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Wilmington Savings Fund Society v. Johnson

Superior Court of Rhode Island, Providence

February 21, 2019

WILMINGTON SAVINGS FUND SOCIETY, FSB, D/B/A CHRISTIANA TRUST AS OWNER TRUSTEE OF THE RESIDENTIAL CREDIT OPPORTUNITIES TRUST V, Plaintiff,
v.
RANDALL T. JOHNSON, SANDRA L. JOHNSON, Defendants.

          For Plaintiff: Patricia A. Davis, Esq. Matthew C. Casey, Esq.

          DECISION

          LANPHEAR, J.

         This matter came on for hearing before Mr. Justice Lanphear on January 30, 2019, on the motion of plaintiff to foreclose a mortgage with judicial authorization. Defendants have been defaulted by the Clerk. The Court took this matter under advisement. At the hearing, only the plaintiff appeared; the defendants-homeowners have not responded to service of process.[1]

         Analysis

         A

         The Foreclosure Process

         There are essentially two methods of foreclosing a mortgage in Rhode Island. The most common method is to foreclose via the "statutory power of sale." Most mortgage notes and deeds contain language expressly set forth by G.L. 1956 §§ 34-11-12, et seq. which allows mortgagee-lenders to foreclose after notice and newspaper advertising, but without a court case. The other method is to foreclose pursuant to a court order.

         With the rise of modern homeownership and commercial financing in the twentieth century, the Rhode Island General Assembly moved to ease the complexities of mortgages. Section 34-11-22 allowed the lender to simply insert the words "statutory power of sale" on the mortgage deed, which automatically incorporated by reference a vast array of uniform terms to the document defining the process to foreclose. By incorporating these four words, the process of foreclosure, the frequency and the location of advertisements for the foreclosure, the requirement of the owner to pay taxes, assessments and insurance and the right to surplus funds were all incorporated by reference into the mortgage agreement. Given the ease of foreclosing without court litigation, judicial foreclosures became uncommon[2] and were, in practice, reserved for clearing titles with ancient mortgages which were never discharged, or other title issues. See Joseph A. Montalbano, Esq., Equity Actions: Clearing Clouds on Title (May 1998.) As Charles A. Lovell and Michael B. Mellion indicated in A Practical Guide to Residential Real Estate Transactions and Foreclosure in Rhode Island § 10.1.1, Methods of Foreclosure in Rhode Island (1st ed. 2012),

"Judicial process under R.I.G.L. § 34-27-1 is generally used only where there is a title defect that must be cured by the court. Foreclosure by entry and possession under R.I.G.L. § 34-23-3 is rarely used in Rhode Island. The final, and overwhelmingly preferred course of action, is foreclosure under the statutory power of sale, which is contained in R.I.G.L. § 34-11-22."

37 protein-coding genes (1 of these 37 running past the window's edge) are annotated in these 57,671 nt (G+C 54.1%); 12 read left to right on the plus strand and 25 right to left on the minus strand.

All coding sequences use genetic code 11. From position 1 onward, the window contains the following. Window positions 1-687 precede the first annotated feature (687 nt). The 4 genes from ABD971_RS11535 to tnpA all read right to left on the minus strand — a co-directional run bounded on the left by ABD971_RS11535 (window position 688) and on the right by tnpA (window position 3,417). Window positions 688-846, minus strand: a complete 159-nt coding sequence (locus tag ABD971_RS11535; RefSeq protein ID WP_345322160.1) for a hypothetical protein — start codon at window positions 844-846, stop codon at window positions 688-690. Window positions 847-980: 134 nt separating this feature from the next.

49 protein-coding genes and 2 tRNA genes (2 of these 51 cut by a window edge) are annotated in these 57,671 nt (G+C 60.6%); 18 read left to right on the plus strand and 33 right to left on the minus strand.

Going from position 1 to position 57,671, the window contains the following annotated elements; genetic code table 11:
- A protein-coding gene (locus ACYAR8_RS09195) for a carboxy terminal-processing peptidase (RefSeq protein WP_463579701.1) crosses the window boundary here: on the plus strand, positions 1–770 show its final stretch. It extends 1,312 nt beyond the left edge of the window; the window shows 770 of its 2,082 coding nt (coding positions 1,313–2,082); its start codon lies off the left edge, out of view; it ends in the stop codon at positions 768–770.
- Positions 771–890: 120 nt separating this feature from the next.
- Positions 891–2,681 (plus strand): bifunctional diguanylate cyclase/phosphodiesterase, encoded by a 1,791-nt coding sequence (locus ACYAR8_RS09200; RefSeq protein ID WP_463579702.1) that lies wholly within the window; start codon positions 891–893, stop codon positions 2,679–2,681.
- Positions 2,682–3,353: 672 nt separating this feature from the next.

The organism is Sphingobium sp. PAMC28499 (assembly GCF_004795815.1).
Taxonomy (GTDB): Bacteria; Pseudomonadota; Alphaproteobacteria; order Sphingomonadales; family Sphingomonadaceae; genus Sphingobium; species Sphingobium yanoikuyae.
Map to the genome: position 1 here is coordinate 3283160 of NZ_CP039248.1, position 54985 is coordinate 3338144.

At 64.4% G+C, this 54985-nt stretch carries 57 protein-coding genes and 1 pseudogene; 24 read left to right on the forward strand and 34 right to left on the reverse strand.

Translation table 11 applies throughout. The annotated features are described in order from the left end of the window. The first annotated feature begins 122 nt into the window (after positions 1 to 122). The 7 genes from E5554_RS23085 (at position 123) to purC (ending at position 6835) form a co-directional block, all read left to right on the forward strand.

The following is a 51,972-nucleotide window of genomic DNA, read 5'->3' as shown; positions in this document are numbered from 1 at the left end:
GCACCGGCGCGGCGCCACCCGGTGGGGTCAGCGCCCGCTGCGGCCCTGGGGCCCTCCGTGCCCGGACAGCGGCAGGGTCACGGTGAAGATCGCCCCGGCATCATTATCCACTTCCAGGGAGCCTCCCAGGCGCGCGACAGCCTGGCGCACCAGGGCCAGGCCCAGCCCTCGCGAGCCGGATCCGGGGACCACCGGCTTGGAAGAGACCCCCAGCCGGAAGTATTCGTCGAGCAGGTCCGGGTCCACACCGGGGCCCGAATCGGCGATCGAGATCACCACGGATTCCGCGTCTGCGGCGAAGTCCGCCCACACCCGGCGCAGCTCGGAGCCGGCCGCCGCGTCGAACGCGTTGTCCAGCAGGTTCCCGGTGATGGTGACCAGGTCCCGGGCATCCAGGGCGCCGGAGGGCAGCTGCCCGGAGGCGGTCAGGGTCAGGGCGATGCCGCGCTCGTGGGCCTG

The Rhode Island General Assembly, aware that non-judicial foreclosures had become the norm, kept watch on the process to ensure fairness to the consumer-homeowner. It increased the time for pre-foreclosure notice to the mortgagor-owner, prior to advertising (P.L. 2003, ch. 233, §§ 1-3), and required that credit counseling be offered to mortgagors-owners in 2009. Sec. 34-27-3.1(b).[3]

         Through the 1980s and 1990s, investing in residential home financing became more attractive in financial markets. Lending institutions began to bundle a large number of mortgages and sell them in bulk to private investors. With this growth, mortgages were often assigned and reassigned to various lenders and investors in large bundles. When foreclosures arose during cyclical changes in the economy, the mortgagors-owners questioned whether the foreclosing banks held the original notes or were true assignees of the mortgage. Mortgagee-lenders often struggled to locate the original promissory notes, mortgages and multiple assignments. See Mruk v. Mortg. Elec. Registration Sys., Inc., 82 A.3d 527, 537 (R.I. 2013); Bucci v. Lehman Bros. Bank, FSB, 68 A.3d 1069, 1084-85 (R.I. 2013). With the confusion, more litigation arose, perhaps to eliminate the risk that the statutory foreclosure was done by the incorrect assignee.[4] Over the past few years, the Court has seen a marked increase in the requests to foreclose by court order.

         B

         The Legislature's Desire for Mediation

         The United States District Court for the District of Rhode Island, suddenly burdened with over 500 cases by homeowners seeking to slow foreclosures, issued an order requiring mediation of its pending foreclosure-related cases in an effort to resolve and control the backlog. In re Mortgage Foreclosure Cases, Misc. No. 11-mc-88-M-LDA., 2012 WL 3011760 (D.R.I. July 23, 2012). Although the Circuit Court of Appeals construed this order to be an inappropriate preliminary injunction, Fryzel v. Mortg. Elec. Registration Sys., Inc., 719 F.3d 40 (1st Cir. 2013), the Rhode Island General Assembly had already mandated that mediations be conducted prior to mortgage foreclosures. Sec. 34-27-3.2(b).

         Section 34-27-3.2(d) now requires that a notice indicating the availability of mediation be sent by the mortgagee-creditor to the mortgagor-owner "prior to initiation of foreclosure." If the notice is not sent within 120 days after the date of default, the mortgagee-bank must pay a penalty of $1000 per month for each month of delay. Sec. 34-27-3.2(d)(1). While there were certain exceptions to the statute for bankruptcies, soldiers and sailors, and lenders who could establish their good faith, these exceptions apparently did not apply to all mortgages in default. This Court ...


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